Marvel Entertainment faithfully delivers for its fan base. After "The Avengers" grossed well over a billion worldwide, Marvel announced director Joss Whedon's latest project: "S.H.I.E.L.D.," a TV series that will air on ABC. The show will detail the adventures of S.H.I.E.L.D. (Strategic Homeland Intervention, Enforcement and Logistics Division) agents in the Marvel Universe. While Whedon stressed that the show must focus on original characters, this geek-popular director rarely disappoints his fan base.
What do Marvel and Whedon fans expect from a show about S.H.I.E.L.D. agents?
Phil Coulson character development
Agent Phil Coulson (Clark Gregg) plays a pivotal role in "The Avengers" and Marvel's phase one solo Avengers movies. Coulson is assigned to investigate and handle the discovery, arrival, and missions of the existing Avengers; he's there when Thor (Chris Hemsworth) comes to New Mexico, and he's constantly trying to get in touch with Tony Stark (Robert Downey, Jr.) about the Avengers Initiative --though Tony has an aversion to being handed things.
In "The Avengers," it's established through his conversations with Tony and Pepper (Gwynyth Paltrow) that Coulson has a relationship of some sort with a cellist in Portland. Hopefully the show will expand upon this.
The 'Coulson Lives!' stickers seen throughout cities, at conventions, and on fans' backpacks, cars, and notebooks are indicative of Coulson's popularity with the fans. Coulson does for fans what he does for The Avengers -- he makes fans care and gives us a cause.
Strong female leadsAs a fan of the Whedonverse, I've come to admire the way Whedon consciously crafts strong female leads. From "Buffy: The Vampire Slayer" to "Firefly" and beyond, Whedon constantly supports capable female leads. As a long-time fan of Whedon's shows, his influence on the Marvel Universe helped me finally feel like there was a place for me as a comic book movie fan.
In October, it was announced that Ming-Na was cast in the show, indicating that "S.H.I.E.L.D." will meet this expectation.
Cameos and extra endingsMarvel movies feature two distinguishing characteristics: Extra ending footage and cameos. Additional endings include footage that 'hints' at new heroes or villains from upcoming movies or fun-loving, goofy footage beloved by fans. (If you've seen "The Avengers," you totally get this.)
Although TV shows may feature preview footage from upcoming episodes, including extended footage is an unusual format. It's time to change that. Additionally, if the extra footage is aired after the final commercial break, it could mean higher ad revenue for the show.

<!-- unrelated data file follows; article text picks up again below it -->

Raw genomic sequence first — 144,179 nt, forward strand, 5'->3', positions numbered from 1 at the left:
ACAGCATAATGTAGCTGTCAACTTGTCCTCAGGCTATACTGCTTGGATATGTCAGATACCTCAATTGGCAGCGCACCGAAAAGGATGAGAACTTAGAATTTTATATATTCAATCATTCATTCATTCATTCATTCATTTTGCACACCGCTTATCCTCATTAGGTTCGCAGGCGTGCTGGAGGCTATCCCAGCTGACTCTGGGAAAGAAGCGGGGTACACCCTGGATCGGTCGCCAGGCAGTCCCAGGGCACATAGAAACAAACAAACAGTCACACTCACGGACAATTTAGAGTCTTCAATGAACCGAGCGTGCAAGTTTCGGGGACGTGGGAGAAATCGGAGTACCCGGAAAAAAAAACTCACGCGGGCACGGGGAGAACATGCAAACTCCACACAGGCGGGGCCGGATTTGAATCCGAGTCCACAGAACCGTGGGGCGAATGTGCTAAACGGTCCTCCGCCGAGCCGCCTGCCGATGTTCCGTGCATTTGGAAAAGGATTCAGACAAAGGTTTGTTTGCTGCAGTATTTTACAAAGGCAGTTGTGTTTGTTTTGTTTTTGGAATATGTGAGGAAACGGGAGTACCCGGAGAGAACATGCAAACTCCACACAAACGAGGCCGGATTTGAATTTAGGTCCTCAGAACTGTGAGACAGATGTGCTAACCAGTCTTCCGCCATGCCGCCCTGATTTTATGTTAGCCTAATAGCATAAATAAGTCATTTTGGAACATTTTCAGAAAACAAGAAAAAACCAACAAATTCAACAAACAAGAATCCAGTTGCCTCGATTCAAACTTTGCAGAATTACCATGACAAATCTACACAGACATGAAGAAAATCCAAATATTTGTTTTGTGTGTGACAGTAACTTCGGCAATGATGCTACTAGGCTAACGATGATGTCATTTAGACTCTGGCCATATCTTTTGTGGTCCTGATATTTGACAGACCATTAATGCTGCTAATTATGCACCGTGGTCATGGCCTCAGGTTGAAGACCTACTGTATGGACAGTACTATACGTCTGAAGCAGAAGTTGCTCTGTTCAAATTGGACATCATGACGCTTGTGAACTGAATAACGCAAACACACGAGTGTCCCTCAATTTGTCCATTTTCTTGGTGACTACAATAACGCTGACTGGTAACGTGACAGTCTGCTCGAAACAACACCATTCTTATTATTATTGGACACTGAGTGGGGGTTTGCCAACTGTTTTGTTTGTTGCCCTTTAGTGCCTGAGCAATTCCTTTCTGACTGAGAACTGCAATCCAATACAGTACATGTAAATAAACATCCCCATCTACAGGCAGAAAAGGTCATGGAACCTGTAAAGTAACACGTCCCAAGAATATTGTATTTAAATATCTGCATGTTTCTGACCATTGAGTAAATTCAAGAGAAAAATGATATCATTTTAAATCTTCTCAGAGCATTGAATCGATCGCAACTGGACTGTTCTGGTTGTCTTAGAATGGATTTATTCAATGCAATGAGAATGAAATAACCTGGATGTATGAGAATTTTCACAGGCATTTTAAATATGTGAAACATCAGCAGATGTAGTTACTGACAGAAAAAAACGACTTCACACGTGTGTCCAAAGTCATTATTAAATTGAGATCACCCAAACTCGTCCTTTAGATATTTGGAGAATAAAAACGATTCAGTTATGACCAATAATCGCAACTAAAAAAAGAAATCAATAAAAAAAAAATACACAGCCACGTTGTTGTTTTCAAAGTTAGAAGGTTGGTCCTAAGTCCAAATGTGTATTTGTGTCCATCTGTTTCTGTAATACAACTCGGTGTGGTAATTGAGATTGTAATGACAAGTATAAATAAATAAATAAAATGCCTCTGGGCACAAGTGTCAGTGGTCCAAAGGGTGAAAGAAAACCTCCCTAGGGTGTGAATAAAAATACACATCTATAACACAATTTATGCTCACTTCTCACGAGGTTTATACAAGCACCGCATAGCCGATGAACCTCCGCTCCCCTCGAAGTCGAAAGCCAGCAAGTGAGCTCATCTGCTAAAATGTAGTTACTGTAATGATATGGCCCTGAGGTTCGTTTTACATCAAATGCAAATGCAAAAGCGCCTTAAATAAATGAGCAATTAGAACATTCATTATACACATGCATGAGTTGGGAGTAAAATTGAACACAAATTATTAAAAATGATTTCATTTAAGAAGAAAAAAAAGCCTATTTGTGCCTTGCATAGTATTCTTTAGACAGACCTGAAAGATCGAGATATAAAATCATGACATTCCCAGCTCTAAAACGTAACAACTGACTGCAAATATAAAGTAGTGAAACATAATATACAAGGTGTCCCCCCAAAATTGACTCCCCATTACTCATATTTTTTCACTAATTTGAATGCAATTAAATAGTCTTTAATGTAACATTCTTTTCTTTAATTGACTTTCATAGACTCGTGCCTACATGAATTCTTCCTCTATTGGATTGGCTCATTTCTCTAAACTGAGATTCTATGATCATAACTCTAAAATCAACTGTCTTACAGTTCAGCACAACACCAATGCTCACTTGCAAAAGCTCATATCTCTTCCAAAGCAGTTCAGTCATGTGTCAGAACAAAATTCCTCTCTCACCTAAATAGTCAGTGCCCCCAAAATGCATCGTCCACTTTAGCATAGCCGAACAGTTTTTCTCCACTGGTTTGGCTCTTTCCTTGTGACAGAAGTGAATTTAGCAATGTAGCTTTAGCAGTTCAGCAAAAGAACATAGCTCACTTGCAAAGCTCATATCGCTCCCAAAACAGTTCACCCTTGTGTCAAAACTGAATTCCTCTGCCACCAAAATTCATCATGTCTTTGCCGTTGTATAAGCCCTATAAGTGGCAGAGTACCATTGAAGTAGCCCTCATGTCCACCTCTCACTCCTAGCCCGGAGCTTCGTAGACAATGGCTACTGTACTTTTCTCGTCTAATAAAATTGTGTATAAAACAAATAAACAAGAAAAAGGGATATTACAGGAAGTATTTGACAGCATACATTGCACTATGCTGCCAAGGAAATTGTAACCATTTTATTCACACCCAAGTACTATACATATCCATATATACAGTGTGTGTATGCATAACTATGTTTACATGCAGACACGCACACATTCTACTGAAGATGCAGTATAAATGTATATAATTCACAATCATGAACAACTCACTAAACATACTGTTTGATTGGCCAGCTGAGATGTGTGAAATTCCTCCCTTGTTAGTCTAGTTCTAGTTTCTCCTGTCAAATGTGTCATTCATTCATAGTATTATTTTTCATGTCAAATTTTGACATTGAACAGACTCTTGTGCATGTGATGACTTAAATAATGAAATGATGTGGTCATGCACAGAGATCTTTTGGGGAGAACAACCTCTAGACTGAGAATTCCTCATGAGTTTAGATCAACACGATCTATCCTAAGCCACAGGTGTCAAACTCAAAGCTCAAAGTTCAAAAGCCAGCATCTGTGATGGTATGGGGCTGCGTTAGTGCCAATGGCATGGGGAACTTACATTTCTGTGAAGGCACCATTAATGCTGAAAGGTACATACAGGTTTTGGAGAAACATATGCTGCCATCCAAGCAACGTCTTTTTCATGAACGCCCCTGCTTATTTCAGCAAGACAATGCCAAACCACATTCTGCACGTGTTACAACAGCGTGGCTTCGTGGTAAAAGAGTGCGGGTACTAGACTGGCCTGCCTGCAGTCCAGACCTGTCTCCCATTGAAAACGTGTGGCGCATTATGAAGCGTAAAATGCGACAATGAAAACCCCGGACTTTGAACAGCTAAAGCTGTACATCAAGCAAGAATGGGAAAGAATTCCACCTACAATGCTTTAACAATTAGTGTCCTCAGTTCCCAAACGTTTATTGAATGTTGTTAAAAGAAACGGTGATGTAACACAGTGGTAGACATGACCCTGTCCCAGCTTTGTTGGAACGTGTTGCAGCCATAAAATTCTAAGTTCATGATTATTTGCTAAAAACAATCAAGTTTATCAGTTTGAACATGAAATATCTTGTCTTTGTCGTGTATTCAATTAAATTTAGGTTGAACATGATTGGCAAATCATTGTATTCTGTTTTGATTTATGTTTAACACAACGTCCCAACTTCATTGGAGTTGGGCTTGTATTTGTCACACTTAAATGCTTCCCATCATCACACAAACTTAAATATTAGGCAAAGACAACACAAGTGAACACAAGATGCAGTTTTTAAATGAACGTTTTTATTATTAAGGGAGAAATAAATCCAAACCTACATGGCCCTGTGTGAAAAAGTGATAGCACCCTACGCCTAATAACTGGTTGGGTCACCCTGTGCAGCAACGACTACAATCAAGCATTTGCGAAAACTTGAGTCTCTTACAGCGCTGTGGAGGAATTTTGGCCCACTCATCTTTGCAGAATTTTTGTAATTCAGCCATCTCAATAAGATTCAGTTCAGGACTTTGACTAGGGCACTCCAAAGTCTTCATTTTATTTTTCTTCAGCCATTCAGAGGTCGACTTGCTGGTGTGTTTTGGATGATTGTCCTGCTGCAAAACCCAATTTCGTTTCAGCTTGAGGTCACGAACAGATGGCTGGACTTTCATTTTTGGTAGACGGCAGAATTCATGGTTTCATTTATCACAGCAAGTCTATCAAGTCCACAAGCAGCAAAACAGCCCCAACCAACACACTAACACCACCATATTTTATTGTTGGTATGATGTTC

Marvel movies usually feature cameo appearances. Typically, character co-creator and Marvel godfather Stan Lee appears in most Marvel films, video games, and animated adventures. Additionally, heroes and villains commonly show up in each other's movies, such as when Coulson almost charged Hawkeye (Jeremy Renner) with the task of shooting Thor in "Thor."
It's possible that Director Nick Fury (Samuel L. Jackson) and Agent Maria Hill (Cobie Smulders) will show up in the series. While cameos from any of the Avengers are unlikely, fans would enjoy them, and they would certainly remedy any possible ratings slumps.
Continuity, references, and detailsOther elements of continuity are also expected. In Whedon's show "Firefly," events that occurred in the previous episode affect the next. This encourages a more realistic portrayal and allows fans to connect with the characters. This is also extremely consistent with the more recent Marvel comics and films.
Marvel and Whedon fans alike expect details, inside jokes, and geeky references. In Puente Antiguo, the fictional New Mexico town featured in "Thor," did you notice that the water tower declares it "home of the Vikings" or that a travel billboard encourages consumers to "Journey Into Mystery?" These details are what encourage Marvel and Whedon fans to re-watch TV episodes and films dozens of times. Hopefully, "S.H.I.E.L.D." will include loads of references to Avengers and their associates.
Character deaths and failed relationshipsLoving Joss Whedon's work always comes with a price. Fans understand this. Once you love a particular character or their interaction and relationship with other characters, it's not guaranteed -- it being the safety and security of said character and her relationships. Whedon is notorious for creating strife, conflict, drama, and even introducing death as means of extreme character development and intense plot.
Other hintsThe solo "Avengers" movies scripts are very specific about S.H.I.E.L.D. agents. Even though many of the agents don't have speaking roles, they get named in some of the scripts.
Marvel one-shots (short films) often feature S.H.I.E.L.D. agents. "Item 47" details the recovery of energy weapons following "The Avengers" and "A Funny Thing Happened on the Way to Thor's Hammer" shows what happens to two would-be convenience store robbers who encounter Agent Coulson and a bag of flour. The action-packed yet humorous tone is consistent with the existing Whedonverse -- and I hope to see more of it in "S.H.I.E.L.D."
The Marvel Universe grants endless possibilities for "S.H.I.E.L.D." Perhaps Peggy Carter (Hayley Atwell) can travel into the future; maybe the series will reveal more information on the work Jane Foster (Natalie Portman) has done on the Einstein-Rosen Bridge. Perhaps scientists tackle the ethics of re-animating Howard Stark (John Slattery). What will happen next?